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“Burn that fucking house down”

Last night, I was catching wind that this Dorner character was surrounded. Then, the news was that police ordered the press and media away. And then, I knew. This was to be an execution. He was not going to make it out alive. The police burned him alive. At first, I was hearing reports that the fire was an accident from the tear gas but then the recordings surfaced.

Regardless of that, a man was alone in a cabin that was someone else’s property and, instead of waiting him out or doing, you know, police stuff, they set the place on fire. He had no hostages and was isolated and could have been waited out. Instead, he was burned alive. And the police destroyed an innocent third party’s property. Hope the owners have insurance.

Now, I’m not excusing Dorner or his actions but, at this point, he was still a suspect, entitled to due process, and effort should have been taken to get him alive. What the police did here was inexcusable. No time for due process when execution will do, I suppose.

Also, this one is going to fuel conspiracy theories for years.

77 Responses to ““Burn that fucking house down””

  1. Phelps Says:

    From the linked article:

    Deliberately starting a fire, rather than waiting out the suspect, could be seen as an extreme measure.

    Extreme measure? I think it could be seen as murder. I’ve never heard of the “this is going to take a long time” exception. Once he was surrounded out there in the woods, he wasn’t an imminent threat to anyone.

  2. Some Guy Says:

    Also, it wouldn’t have been “jury nullification.” Any defense lawyer worth his salt would have pled the statutory defense of self-defense. He would use the publicly reported actions of the police to establish that Dorner was in reasonable fear for his life in every confrontation with a police force that had decided to kill him. The judge would then instruct the jury that they were free to determine that the defendant acted in self defense (for the cop shootings, not the original murders), and find him not guilty.

  3. Gerry Says:

    “Once he was surrounded out there in the woods, he wasn’t an imminent threat to anyone.”

    If your in his rifle range he’s still a threat.

  4. Diane Says:

    Caleb,

    I’m pretty sure that the Batcat robot used to tear the cabin walls down is owned by the LAPD. That means LAPD was on the scene.

  5. Jake Says:

    If your in his rifle range he’s still a threat.

    Which is a common danger in these kinds of standoffs.

    Oddly enough, the usual procedure is still containment and negotiation, rather than murder-by-arson.

  6. Diane Says:

    I think this piece of equipment is too expensive for most police departments: http://www.policemag.com/videos/channel/vehicles/2011/05/lapd-s-remotec-batcat-robot.aspx

  7. JKB Says:

    Well, he’d killed a 27 yr old police officer early in the final engagement but not one of the CA FW officers who first came upon him in Big Bear plus sent reportedly a lot more to the hospital (media tweets so possibly not accurate). There were later reports of them extracting at least one more officer using smoke and a truck to transport to waiting air ambulance helos. No way they were going to wait it out after taking casualties.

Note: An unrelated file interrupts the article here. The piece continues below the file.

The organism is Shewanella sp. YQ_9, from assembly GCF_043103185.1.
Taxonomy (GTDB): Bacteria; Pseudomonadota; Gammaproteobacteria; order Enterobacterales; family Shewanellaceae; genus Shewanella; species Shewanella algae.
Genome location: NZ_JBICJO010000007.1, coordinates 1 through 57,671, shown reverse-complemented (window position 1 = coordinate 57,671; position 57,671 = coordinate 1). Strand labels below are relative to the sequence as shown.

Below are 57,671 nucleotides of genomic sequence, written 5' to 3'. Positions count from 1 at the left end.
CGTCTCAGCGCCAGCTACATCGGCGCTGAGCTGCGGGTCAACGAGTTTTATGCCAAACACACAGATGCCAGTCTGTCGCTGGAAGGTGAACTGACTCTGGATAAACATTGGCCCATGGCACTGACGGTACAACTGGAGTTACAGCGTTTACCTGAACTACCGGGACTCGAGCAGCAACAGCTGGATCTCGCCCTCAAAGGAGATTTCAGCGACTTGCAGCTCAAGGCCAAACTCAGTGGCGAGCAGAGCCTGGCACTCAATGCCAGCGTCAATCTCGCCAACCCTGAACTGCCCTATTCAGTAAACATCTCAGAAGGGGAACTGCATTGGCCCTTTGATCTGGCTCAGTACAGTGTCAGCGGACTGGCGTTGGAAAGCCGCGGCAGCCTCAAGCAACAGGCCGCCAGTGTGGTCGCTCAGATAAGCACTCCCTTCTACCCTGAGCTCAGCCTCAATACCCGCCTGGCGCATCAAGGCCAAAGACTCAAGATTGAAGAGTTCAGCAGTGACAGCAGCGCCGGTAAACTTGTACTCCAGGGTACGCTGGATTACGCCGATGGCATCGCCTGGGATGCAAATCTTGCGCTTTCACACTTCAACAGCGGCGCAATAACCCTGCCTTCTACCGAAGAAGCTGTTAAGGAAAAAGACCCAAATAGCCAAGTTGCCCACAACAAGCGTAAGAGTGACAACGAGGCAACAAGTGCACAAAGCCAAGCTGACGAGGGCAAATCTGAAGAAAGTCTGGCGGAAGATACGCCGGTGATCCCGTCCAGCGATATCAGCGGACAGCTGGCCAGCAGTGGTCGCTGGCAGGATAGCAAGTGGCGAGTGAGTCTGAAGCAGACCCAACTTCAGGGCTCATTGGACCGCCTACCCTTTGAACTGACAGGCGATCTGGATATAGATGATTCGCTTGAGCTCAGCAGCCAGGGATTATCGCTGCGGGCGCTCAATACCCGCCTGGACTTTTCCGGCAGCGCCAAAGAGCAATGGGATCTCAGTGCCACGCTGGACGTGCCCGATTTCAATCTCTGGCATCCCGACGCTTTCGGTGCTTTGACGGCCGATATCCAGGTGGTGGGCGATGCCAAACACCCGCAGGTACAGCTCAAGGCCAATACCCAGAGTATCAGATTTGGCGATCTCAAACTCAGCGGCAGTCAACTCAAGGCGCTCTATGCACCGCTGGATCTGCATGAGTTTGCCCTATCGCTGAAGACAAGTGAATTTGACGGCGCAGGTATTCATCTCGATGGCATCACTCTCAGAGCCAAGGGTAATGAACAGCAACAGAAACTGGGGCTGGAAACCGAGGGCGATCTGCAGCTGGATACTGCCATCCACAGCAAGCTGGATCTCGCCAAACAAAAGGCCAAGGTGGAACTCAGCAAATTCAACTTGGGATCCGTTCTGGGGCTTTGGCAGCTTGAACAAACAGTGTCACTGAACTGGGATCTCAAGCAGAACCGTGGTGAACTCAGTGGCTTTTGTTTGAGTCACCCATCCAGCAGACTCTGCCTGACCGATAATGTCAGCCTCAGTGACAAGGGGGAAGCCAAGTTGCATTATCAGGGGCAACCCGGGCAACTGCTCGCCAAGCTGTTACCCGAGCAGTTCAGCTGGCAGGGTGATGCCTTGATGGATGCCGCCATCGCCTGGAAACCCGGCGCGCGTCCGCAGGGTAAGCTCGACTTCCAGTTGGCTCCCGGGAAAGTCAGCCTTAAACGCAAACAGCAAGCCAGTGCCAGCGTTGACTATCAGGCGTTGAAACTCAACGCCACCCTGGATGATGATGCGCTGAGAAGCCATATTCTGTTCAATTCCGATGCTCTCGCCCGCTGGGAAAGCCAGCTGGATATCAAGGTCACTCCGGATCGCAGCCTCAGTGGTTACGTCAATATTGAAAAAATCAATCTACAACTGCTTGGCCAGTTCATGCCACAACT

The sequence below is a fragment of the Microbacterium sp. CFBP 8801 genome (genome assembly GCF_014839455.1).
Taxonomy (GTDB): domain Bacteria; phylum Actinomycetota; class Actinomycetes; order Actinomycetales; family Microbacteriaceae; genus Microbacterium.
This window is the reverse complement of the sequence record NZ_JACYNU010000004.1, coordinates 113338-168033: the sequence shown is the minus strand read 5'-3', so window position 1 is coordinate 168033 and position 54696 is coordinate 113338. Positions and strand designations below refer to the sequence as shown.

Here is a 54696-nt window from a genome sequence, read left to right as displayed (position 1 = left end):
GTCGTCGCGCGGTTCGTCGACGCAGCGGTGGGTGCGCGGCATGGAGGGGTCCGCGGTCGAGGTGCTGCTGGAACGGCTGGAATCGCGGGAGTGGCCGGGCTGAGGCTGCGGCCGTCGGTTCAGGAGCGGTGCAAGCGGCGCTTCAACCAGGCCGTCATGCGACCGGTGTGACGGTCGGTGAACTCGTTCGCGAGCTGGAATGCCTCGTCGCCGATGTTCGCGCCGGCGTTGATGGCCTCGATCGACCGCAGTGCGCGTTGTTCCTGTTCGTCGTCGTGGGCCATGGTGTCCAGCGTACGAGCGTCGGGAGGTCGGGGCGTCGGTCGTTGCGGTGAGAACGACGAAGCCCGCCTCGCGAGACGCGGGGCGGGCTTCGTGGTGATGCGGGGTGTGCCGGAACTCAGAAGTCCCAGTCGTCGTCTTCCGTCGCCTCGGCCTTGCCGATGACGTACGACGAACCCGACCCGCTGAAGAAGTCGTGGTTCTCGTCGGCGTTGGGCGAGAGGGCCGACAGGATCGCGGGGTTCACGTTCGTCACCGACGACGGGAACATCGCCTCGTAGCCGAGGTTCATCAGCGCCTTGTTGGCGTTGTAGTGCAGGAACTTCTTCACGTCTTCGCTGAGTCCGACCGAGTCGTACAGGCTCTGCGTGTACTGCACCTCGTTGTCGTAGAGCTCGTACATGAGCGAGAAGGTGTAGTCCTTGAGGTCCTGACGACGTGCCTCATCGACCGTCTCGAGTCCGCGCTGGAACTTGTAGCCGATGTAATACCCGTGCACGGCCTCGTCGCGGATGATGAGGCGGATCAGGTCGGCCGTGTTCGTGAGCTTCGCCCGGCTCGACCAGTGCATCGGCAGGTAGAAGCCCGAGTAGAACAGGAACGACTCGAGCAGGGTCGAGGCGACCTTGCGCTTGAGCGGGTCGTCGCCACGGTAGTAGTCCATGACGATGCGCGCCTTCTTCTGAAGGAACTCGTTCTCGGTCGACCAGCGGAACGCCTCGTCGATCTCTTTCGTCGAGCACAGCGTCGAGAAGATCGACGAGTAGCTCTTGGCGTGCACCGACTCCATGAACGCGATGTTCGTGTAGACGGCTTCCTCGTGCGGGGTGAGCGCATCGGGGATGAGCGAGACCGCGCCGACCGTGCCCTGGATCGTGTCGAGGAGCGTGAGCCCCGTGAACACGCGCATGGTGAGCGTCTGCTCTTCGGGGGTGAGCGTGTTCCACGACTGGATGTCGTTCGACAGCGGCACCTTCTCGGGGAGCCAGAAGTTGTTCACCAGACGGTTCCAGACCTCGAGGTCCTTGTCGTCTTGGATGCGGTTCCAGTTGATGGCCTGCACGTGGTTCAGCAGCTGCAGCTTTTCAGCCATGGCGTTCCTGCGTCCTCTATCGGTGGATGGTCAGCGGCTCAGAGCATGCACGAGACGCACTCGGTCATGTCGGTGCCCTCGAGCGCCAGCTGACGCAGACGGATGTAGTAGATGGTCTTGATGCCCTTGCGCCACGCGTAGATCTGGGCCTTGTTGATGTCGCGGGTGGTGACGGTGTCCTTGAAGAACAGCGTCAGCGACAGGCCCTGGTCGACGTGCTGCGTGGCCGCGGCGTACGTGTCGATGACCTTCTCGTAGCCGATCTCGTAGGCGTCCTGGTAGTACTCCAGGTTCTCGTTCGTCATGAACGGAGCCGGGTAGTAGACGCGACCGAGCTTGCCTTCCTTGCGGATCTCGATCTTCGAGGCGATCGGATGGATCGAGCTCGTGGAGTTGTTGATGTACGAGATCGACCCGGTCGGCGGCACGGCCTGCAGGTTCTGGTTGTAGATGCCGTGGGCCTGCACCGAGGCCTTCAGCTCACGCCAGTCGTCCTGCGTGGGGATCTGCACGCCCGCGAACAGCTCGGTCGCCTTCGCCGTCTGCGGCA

Reading the live twitter? feed as it was happening over at Legal Insurrection, the LAPD reportedly had teams on aircraft waiting for the Riverside Sheriff’s request. It apparently came if the reports were accurate. I stopped reading the feed when they had him holed up.

    Not to mention, the eagerness to shoot up trucks without seeking to identify occupants pretty much signals that CA police had no interest in capture.

  8. harp1034 Says:

    Diana, they get grants from Homeland Security to buy things like that.

  9. wizardpc Says:

    Caleb: it’s not hearsay if I’m one of the people that heard it.

    Which I was.

  10. Caleb Says:

    Diane, there are actual photos of the vehicle used in the assault available online (http://radaronline.com/exclusives/2013/02/chris-dorner-lapd-cop-killer-final-minutes/ for example) that pretty clearly show a Sheriff’s insignia on the side of the demolition vehicle.

    Care to try again?

  11. SteveA Says:

    We don’t know that he did any of the things police have said he did. There was no trial and wont be one, so no evidence has been examined to determine if he was guilty or not.

    p.s. Caleb, you Sir are an ass.

  12. Caleb Says:

    @wizardpc – So since you’re such a keen listener, did you also hear dispatch announce that LAPD had arrived at the scene? Or did you just hear something about some SWAT guys in some helicopters somewhere?

    @SteveA – Yes I am, and I’m not ashamed of it. There’s a point to all of this, and the point that I’m trying to make is if we’re going to be critical of law enforcement in situations like this, we need to be certain that we’re getting our facts 100% straight, otherwise we look like a bunch of whacko conspiracy nuts. Going around the internet saying dumb shit like “LAPD committed arson” makes the person who says it look like a dumbass.

  13. wizardpc Says:

    When you hear hoofbeats, do you think zebras?

    It apparently doesn’t matter to you what I heard the dispatchers and deputies say.

  14. Ohio shawn Says:

    Nice weather we’re having, eh?

  15. Caleb Says:

    What you heard matters quite a bit, especially since what you claim to have heard runs contrary to the available reports. That’s why I want to know if you heard dispatch report that LAPD was actually on the scene, instead of just in some helicopters somewhere.

    The reason I’m asking is because if someone heard dispatch report LAPD was actually on scene, that would prompt more research on my part. The only thing I can find that puts LAPD SWAT on the scene is a report from TMZ, which is well, a report from TMZ with all the journalistic integrity that entails.

    The problem I’m having here is that everyone is so quick to jump to conclusions about this whole mess based on very little actual evidence. So when we as a blogging community just start sprouting half-truths and assumptions, we look like a bunch of basement dwelling whackos.

  16. bob Says: